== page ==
. Claude Collins of Whitesburg was appointed this week to fill the office of jailer left vacant by the death of Ben A. Adams last month. The appointment was made by Letcher County Judge James M. Caudill. Collins was Adams’s opponent in the 1965 election for jailer.
. Dr. Frank G. Berry has joined the staff of the Daniel Boone Clinic in Whitesburg. The Henderson, Ky., native is a graduate of the University of Louisville.
. The Leslie, Knott, Letcher, Perry Community Action Council, which operates anti-poverty programs in Letcher County, has hired Bill Bates of Blackey as a community development aide.
. A move is underway to have the Kentucky coffee tree, the tree that is the biggest and possibly most beautiful
tree native to the Commonwealth, replace the tulip poplar as the official state tree. “It’s an unusually lovely thing,” says Dr. E.T. Browne, associate professor of botany at the University of Kentucky. Browne notes that the tree grows “from Fulton County in the west to Pike County in the east.”
. ”As we go into the new year, let us vow to be better men and women than in the past. And remember it is better not to vow than to vow and not keep it,” wrote Eagle correspondent Mabel Kiser.
Thursday, January 6, 1977 Between 20 and 30 residents of the Neon area picketed the office of Highlands Water Company in Neon Monday and Tuesday to protest the “horrible and deplorable” service they say they and approximately 700 other customers are receiving from the firm. Along with Neon city officials the protesters are refusing to pay their December water bills and have asked the State Public Service Commission (PSC) to fine Fulton Smith, co-owner of the company, $1,000 a day until service is restored. The company’s service area, extending from McRoberts through Fleming and Neon as far as Seco, has been plagued with problems for the past two years.
. The Jenkins City Council voted Monday night to ask the federal Department of Housing and Urban Development (HUD) for a $5,000 grant to be used for improvements to the city’s water system.
. Letcher County Tax Commissioner Sam Clinton Webb said this week that he is “seriously considering” running for county judge in the May 24 Democratic primary election. Former County Judge Robert B. Collins and Wilson Hall, president of the Kentucky Respiratory Disease Association, are the only announced Democrat candidates for the post. Republican Estill Blair has not yet announced whether he will run for re-election.
Wednesday, January 7, 1987 Former attorney Lester H. Burns Jr. of Pulaski County has repaid $175,000 to Fleming-Neon physician Roscoe J. Acker. The money was delivered to Whitesburg attorney James Wood, who represents Acker in a civil lawsuit the doctor filed against Burns and others accused of profiting from $1.9 million robbed from Acker’s bedside safe in August, 1985. Meanwhile, Letcher County Commonwealth’s Attorney James Wiley Craft said the investigation into the robbery, which resulted in the death of Acker’s 23-yearold daughter, Tammy, is continuing at both the local and federal level.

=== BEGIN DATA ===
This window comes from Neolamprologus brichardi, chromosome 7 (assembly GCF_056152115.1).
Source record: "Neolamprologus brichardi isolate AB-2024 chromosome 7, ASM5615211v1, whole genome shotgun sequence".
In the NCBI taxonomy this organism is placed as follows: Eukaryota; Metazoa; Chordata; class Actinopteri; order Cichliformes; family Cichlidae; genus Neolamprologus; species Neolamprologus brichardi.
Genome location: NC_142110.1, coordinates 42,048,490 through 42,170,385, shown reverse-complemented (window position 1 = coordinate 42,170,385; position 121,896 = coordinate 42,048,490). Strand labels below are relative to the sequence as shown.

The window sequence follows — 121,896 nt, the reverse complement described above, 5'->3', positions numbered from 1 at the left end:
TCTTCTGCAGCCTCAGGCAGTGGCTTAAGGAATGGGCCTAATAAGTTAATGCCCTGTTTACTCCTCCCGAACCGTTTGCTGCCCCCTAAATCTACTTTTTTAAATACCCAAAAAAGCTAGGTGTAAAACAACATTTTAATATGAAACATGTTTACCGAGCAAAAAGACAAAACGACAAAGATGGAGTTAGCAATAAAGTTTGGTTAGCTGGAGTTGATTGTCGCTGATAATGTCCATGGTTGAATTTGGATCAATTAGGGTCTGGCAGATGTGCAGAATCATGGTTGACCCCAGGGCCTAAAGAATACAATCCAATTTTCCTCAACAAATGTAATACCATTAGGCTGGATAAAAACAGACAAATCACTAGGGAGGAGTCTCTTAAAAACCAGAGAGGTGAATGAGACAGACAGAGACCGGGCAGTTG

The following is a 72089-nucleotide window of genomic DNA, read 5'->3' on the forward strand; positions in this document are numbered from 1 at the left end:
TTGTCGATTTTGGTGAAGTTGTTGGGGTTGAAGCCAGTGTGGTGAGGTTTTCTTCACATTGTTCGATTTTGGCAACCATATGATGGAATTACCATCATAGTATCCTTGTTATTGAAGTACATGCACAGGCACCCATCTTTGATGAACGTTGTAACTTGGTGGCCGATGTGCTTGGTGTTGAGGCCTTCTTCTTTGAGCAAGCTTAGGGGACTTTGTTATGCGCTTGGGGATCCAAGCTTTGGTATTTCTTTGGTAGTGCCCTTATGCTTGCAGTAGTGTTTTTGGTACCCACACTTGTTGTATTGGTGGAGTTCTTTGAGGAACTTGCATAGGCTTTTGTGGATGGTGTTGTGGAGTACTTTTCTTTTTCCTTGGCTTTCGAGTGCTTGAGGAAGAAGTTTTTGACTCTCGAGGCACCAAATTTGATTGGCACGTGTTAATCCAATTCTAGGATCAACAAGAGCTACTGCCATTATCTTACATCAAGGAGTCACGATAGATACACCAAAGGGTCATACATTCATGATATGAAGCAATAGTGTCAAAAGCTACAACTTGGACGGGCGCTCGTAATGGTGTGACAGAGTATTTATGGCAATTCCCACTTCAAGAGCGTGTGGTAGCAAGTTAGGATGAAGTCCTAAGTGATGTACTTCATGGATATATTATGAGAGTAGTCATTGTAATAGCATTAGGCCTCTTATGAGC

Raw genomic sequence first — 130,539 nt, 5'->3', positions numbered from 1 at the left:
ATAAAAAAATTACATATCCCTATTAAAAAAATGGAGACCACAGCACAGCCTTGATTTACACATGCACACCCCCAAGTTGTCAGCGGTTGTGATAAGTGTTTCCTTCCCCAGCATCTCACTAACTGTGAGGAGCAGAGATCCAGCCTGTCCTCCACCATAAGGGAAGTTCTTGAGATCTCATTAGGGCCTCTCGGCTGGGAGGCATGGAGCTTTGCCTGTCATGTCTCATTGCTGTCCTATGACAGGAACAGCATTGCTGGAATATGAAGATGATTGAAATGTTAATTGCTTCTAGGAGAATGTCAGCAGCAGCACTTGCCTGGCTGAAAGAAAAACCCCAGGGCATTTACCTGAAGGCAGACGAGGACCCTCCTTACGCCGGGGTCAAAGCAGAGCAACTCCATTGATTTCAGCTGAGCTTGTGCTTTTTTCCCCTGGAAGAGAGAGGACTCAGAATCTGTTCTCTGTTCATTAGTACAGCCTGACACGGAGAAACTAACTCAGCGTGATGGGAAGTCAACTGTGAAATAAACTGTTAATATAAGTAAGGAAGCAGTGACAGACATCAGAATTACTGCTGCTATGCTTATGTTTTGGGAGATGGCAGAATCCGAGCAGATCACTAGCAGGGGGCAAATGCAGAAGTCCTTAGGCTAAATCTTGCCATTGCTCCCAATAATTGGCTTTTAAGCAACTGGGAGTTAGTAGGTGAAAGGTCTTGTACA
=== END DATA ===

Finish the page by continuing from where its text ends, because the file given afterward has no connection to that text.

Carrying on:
. Former Jenkins Mayor James F. “Chum” Tackett announced this week that he will run for the office of Kentucky Secretary of State.
. Whitesburg defeated the Sheldon Clark Lady Cardinals 62-31 in the second game of the Lady ‘Jacket Invitational round robin tournament on December 30.
Wednesday, January 8, 1997 More than 60 “active” illegal dumps can be found on hillsides, up hollows, on the riverbanks and roadsides in Letcher County.
. At its January meeting the Jenkins City Council authorized Mayor Robert E. “Pud” Schubert to sign a contract with Royalty Construction Company of Jenkins to begin work on the $213,965 project to restore the old C&O Railroad Depot on Main Street.
. The City of Whitesburg’s parking lot on Broadway is almost empty these days as employees of downtown businesses abandon parking in lots for spaces on Main Street. Business owners want to see Whitesburg officials start enforcing a city law that limits parking on Main Street to two hours during business hours. Some storeowners say the lack of parking for customers hurts business.
Wednesday, January 10, 2007 Postal service officials say the Millstone Post Office building will shut its doors on February 5. Mail service will be moved to the building next door to Sears at Mayking. The post office needs to be moved in order for the Kentucky Department of Transportation to widen the one-lane bridge near the post office.
. A 52.5-ton military tank now belongs to the Letcher County Veterans Memorial Museum. Buddy Grubb, who helped found the museum, said the tank could draw tourists to the county.
. The Lady Cougars fell to Shelby Valley 61-59, but then blasted East Ridge 50-33.
. Alta Mae and Eugene Hall of Ermine celebrated their 50th wedding anniversary on January 5.